The scene of the fire is just three blocks away from the site of the Triangle Shirtwaist Co. fire on March 23, 1911, that killed 145 persons.
A loft fire last month in the downtown Manhattan area cost the lives of six firefighters.
The area of yesterday's blaze at Houston street is occupied by ancient loft buildings housing textile plants making such products as hats, shirts and underwear. There are hundreds of loft buildings in Manhattan, with many businesses taking up an entire floor -- often without partitions.
Among the injured was EDWARD WINE, 36, of Manhattan, a truck driver who volunteered to help hold one of the fire nets. A woman leaping from the building missed the net and laded on WINE, father of five children.
Taken To Hospital.
The woman and WINE were taken to a hospital.
Survivors were high in their praise of ABRAHAM J. BECKER, 37, of suburban Hicksville, N. Y., a Monarch Co. foreman, who not only tried to restore order but went back into the flaming fourth floor time and time again to lead others to safety.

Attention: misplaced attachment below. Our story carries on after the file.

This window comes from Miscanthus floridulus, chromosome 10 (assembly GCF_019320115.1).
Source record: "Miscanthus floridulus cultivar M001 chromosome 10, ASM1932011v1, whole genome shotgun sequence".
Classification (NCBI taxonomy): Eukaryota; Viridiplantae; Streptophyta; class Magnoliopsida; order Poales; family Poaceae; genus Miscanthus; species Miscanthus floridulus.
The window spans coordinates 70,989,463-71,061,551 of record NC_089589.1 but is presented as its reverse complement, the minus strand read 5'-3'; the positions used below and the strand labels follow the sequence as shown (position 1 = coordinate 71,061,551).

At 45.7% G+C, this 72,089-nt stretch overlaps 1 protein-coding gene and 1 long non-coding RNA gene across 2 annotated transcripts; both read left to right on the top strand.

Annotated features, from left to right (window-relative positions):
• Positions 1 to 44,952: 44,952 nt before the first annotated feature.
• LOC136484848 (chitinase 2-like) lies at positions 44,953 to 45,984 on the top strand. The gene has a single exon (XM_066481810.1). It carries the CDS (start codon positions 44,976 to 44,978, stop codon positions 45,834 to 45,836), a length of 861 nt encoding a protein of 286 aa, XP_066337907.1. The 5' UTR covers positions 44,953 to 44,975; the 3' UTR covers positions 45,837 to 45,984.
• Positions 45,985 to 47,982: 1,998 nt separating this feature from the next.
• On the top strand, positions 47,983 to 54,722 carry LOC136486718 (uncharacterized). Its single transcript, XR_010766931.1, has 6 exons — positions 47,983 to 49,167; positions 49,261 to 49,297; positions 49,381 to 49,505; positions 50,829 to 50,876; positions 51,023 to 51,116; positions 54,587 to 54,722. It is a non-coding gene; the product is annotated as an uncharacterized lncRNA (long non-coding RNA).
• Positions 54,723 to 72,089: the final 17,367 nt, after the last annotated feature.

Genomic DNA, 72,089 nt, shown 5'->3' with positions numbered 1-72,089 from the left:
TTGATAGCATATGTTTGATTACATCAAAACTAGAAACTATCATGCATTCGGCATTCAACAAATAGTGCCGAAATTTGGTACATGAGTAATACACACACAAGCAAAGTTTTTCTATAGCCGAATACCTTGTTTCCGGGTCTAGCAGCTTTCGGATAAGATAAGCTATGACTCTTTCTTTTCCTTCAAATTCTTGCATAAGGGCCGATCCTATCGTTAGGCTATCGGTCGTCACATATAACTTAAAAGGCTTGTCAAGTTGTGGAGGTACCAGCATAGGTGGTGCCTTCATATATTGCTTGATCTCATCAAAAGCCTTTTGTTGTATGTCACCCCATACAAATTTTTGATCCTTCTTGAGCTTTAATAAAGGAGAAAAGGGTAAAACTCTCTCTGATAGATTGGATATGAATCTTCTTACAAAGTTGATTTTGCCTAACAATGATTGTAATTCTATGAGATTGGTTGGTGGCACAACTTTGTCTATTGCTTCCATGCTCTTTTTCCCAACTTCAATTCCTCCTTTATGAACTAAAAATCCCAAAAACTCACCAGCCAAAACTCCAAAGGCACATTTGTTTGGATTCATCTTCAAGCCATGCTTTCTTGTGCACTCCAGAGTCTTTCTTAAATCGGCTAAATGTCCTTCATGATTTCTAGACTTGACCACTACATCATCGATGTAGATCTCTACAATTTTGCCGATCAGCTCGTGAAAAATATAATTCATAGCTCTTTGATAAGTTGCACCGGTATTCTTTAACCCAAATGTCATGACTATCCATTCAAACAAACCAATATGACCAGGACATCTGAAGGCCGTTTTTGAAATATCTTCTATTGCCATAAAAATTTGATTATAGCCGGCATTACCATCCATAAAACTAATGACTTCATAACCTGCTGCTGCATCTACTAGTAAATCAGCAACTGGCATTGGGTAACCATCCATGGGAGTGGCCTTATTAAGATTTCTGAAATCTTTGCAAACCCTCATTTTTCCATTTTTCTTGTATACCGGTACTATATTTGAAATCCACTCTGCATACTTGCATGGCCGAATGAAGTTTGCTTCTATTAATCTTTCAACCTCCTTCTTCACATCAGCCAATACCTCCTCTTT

But the World War II veteran, married and the father of two children, did not survive his last rescue attempt. He was overcome by smoke and died.
It was not until 8:30 p.m. -- 4 1/2 hours after the fire broke out -- that Fire Commissioner EDWARD J. CAVANAGH was able to say with reasonable certainty that the last victim had been removed from the smoking wreckage at 623 Broadway.
At the height of the 1 1/2 hour blaze, dozens of women textile workers perched like frightened wrens on window sills three, or four stories above the street, awaiting their turns to leap into fire nets.
Six of the women missed the nets and struck the pavement with a sickening impact. One of them landed on a man who was giving firemen a hand with the nets, painfully injuring him as well as herself.
Saw Women Jump.
"I saw women jump out of the window and hit the sidewalk," said a woman onlooker from another building.
Firemen on the nets set up a grim production line mechanism. As fast as one woman hit the nets, she was boosted off to make way for the next. Other women were taken to safety down aerial ladders.
With the blaze finally under control, grime-besmeared firemen risked possible collapse of the wreckage and blackened building in search for victims entombed in the wreckage.
To their surprise, the rescuers found a man and woman bearely alive -- but alive -- in the debris. The woman had taken refuge from the flames in a metal storage box. Tons of water poured in by firemen apparently had kept the box cool enough to allow her to live through the holocaust. The man apparently shielded himself from the flames in some manner while hugging the floor.
Ancient Loft Area.